Without a doubt, our favorite part of Tonga was Haapai. We only had a week to spend in this beautiful island group but we enjoyed every minute. Once we found our anchorage, we loved it so much we didn’t move. If you ever visit the Kingdom of Tonga, don’t miss Haapai.
About Haapai Tonga
Ha’apai is pronounced “Ha a pie.” Located south of Vavau, the Haapai island group includes 51 islands plus atolls and coral reefs. We spent our week there in one perfect anchorage, and also walked to the main island a couple of times.
After weeks waiting in Vavau for a starting engine, Haapai was just what we needed! Less populated and quieter, we found it beautiful and relaxing.
We anchored by Foa island, home to two resorts and several beautiful beaches. Just south of Foa and across a bridge is Haapai’s main island of Lifuka and the port town of Pangai.
Tonga is known as the center of the annual humpback whale migration. The whales come to Tonga from the Antarctic to mate and calve. Tonga is one of the only places where it’s possible to swim with whales. As you can guess, this is one of their most popular attractions. It’s only allowed with certified tour operators who followed stringent rules. The whales are a natural treasure so they wisely protect them.
We visited too early for swimming with humpbacks, but saw whales both en route to Haapai and in our beautiful Haapai anchorage. If you visit between July and September, the opportunity to swim with whales is a must. Just seeing them from our boat and dinghy in French Polynesia was incredible, so to be in the water with these gentle giants sounds amazing!
If you’re a fan of relaxing on white sand beaches, you would love Haapai Tonga. We anchored at the north end of Foa, protected by reefs and surrounded by beauty. This gave us access to beautiful beaches with stretches of soft sand perfect for barefoot walks.
We stayed in the same anchorage in Haapai for almost a week, paddling, swimming, and snorkeling in clear refreshing water. Snorkeling at the resort’s house reef was top-notch: the coral was healthy and varied and the fish were plentiful. I saw several eels and a variety of reef fish. If the dive boat at the resort had been working, we would have gone diving. Going on our own was inadvisable due to strong currents in the pass.
As soon as we could, we launched the dinghy and went to shore. There are two resorts in the north end of Foa with the same owner. In our short visit to Haapai, we spent a lot of time at both resorts, mingling with the friendly owners, employees, and guests.
We spent most of our time at Matafonua, on the northern tip of the island, because when we arrived they were preparing to reopen the Sandy Beach resort. Both resorts have restaurants serving the public. We ate lunch at Matafonua a few times, where they serve a range of food from tacos to pizzas and sandwiches. The dinner was an order ahead prix fixe and we didn’t join for it but we probably could have with advance notice.
Sandy Beach, which opened towards the end of our week in Haapai, had a fun nightly happy hour. On our last night, we ate a delicious dinner at the restaurant before our sail to Fiji. It’s a beautiful spot worth a visit if you’re sailing around Tonga.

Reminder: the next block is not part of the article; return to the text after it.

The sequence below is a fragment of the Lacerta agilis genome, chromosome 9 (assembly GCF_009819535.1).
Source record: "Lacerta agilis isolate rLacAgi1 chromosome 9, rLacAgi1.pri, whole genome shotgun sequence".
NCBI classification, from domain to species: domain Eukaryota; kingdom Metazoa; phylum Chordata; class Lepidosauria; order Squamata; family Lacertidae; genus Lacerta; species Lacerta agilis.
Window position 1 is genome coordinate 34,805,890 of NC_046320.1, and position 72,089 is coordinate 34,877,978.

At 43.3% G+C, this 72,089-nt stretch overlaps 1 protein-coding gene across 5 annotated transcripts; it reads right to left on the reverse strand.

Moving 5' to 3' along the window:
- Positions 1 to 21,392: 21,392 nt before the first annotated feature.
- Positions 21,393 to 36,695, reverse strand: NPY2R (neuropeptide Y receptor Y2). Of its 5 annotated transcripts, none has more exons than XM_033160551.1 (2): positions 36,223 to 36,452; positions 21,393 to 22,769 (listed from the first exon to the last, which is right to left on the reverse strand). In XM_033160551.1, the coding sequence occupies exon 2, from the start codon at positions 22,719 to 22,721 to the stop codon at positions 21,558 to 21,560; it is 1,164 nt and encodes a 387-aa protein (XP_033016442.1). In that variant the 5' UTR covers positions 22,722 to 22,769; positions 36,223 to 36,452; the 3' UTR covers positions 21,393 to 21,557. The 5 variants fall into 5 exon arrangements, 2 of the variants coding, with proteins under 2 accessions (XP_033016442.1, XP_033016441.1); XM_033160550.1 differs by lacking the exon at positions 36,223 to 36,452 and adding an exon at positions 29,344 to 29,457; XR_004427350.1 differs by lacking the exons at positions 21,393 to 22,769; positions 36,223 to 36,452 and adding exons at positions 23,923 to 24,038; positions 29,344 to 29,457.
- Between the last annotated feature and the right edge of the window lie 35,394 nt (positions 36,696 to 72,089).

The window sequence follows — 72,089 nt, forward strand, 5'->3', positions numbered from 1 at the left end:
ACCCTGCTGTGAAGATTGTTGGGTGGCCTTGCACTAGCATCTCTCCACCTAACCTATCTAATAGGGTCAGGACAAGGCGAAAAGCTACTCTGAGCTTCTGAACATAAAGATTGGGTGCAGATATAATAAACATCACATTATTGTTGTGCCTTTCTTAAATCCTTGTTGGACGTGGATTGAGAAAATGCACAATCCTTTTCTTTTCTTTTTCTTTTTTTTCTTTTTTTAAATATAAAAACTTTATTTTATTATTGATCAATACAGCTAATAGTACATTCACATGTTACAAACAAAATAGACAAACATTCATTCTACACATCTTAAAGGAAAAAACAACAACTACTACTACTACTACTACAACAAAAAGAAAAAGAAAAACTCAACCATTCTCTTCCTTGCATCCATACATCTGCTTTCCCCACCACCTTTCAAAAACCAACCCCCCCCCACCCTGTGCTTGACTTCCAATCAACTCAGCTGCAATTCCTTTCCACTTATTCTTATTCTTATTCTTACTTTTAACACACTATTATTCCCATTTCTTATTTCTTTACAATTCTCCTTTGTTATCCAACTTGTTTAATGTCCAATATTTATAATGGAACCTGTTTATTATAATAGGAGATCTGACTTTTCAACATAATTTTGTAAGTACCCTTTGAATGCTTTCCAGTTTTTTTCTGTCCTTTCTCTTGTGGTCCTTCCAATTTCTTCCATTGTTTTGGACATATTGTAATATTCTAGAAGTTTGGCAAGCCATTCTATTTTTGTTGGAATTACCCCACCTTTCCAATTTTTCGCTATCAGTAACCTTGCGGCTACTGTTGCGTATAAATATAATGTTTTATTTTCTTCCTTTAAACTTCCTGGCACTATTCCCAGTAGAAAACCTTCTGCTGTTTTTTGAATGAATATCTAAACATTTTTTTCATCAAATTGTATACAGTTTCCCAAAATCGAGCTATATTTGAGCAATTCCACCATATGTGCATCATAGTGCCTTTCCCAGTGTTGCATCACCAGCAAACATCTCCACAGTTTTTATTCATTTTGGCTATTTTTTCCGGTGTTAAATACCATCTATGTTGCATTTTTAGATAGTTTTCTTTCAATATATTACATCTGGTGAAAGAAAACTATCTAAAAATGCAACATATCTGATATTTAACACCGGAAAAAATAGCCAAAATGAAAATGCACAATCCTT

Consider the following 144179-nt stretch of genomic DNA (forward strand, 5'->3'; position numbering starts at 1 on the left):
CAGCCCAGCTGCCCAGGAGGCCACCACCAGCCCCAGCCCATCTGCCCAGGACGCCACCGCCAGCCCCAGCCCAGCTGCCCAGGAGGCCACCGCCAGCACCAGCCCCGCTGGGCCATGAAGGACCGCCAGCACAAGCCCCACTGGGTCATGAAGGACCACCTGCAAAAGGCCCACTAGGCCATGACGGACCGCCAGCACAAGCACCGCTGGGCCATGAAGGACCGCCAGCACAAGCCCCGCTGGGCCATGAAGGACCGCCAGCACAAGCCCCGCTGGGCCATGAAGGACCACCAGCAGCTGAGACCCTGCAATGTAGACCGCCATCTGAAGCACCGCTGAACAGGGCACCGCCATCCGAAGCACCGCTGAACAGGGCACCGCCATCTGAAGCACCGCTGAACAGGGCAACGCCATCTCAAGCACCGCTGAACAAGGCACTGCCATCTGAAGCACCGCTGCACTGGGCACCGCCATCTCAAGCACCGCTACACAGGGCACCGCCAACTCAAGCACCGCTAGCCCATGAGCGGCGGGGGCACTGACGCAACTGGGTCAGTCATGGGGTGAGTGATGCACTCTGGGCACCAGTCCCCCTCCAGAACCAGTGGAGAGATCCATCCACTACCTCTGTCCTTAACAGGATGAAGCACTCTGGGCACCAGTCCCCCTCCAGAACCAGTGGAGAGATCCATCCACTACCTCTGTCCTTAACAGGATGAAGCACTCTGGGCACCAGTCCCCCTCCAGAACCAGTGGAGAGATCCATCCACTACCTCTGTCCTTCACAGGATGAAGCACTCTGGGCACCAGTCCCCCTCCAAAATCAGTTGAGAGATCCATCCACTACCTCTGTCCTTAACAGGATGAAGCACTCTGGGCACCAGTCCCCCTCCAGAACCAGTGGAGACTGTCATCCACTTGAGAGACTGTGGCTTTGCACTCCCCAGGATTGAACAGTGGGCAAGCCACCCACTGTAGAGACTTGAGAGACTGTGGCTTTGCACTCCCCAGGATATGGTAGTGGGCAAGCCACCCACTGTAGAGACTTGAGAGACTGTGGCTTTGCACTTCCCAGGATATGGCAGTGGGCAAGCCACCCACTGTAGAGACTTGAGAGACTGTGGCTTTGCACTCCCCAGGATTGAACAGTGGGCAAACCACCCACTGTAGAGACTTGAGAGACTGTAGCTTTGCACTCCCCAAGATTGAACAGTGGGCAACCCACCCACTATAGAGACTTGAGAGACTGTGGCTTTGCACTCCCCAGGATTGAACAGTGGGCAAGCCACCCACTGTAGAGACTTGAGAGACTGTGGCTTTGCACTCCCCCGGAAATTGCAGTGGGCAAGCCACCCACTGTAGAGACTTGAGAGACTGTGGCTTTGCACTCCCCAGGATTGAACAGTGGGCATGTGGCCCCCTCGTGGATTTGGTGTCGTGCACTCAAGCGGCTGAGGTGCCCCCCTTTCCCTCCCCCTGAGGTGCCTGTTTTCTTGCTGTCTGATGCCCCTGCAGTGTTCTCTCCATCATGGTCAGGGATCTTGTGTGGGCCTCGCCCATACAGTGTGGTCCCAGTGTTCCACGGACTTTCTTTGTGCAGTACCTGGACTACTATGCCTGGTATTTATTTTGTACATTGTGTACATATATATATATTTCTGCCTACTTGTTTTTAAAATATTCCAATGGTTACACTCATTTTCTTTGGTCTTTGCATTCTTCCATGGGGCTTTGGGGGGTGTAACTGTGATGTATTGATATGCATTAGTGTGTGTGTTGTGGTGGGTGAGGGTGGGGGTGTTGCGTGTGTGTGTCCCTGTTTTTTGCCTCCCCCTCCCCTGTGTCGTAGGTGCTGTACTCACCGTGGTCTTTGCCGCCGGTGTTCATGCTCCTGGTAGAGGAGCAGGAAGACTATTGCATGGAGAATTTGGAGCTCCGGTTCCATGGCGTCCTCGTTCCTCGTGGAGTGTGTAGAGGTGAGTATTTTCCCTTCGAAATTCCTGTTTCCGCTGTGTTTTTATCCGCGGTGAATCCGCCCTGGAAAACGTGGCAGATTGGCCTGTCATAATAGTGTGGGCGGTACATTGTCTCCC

The Town of Pangai
We ventured into town a couple of times, mostly to clear in and out with officials, but also to see a little more of Haapai, Tonga. The biggest town in Haapai, Pangai is pretty sleepy, but it has an ice cream shop and several grocery stores. If you’re going to Haapai on your own boat, stock up before because the pickings are even slimmer than in Vavau. The ice cream was good, and a must stop in Pangai. It was the busiest place in town!
Our main destination in Pangai was the customs/immigration office, where we went twice. First, we went to alert them of our presence in the new port, and second, to check out of Tonga before sailing to Fiji. Upon arriving on foot, we determined we didn’t want to leave our beautiful anchorage for the less protected waters of Pangai port.
The walk from the north end of Foa to the south end of Lifuka, where Pangai is located, would take a couple of hours. Fortunately, we got picked up by friendly Tongans along the way. Twice we met missionaries or former missionaries, who shared stories with us. Our walks led us past more pigs, friendly waving children, and even across the airport landing strip.
Socializing in Haapai Tonga
While Vavau was packed with cruisers, in Haapai we were often the lone boat in the anchorage. That doesn’t mean we were lonely, because we met fun people at the resorts. Besides snorkeling and scuba diving, Haapai is known for kite surfing and whale watching. It’s a really lovely place, and we’re glad we visited.
The employees and guests were mostly Australians, and very friendly. Every time we stopped by we were drawn into conversations, and kept returning for more of the easygoing camaraderie at the resort. The owner is a drone expert and gave us a lot of tips for using our drone. And what a beautiful place to practice drone photography!
We loved our time in Hapaai Tonga, but were ready for our next destination: the lovely islands of Fiji. A week wasn’t enough, and if we could ever go back to Haapai, I think we would, especially during whale season. Let me know your thoughts in the comments.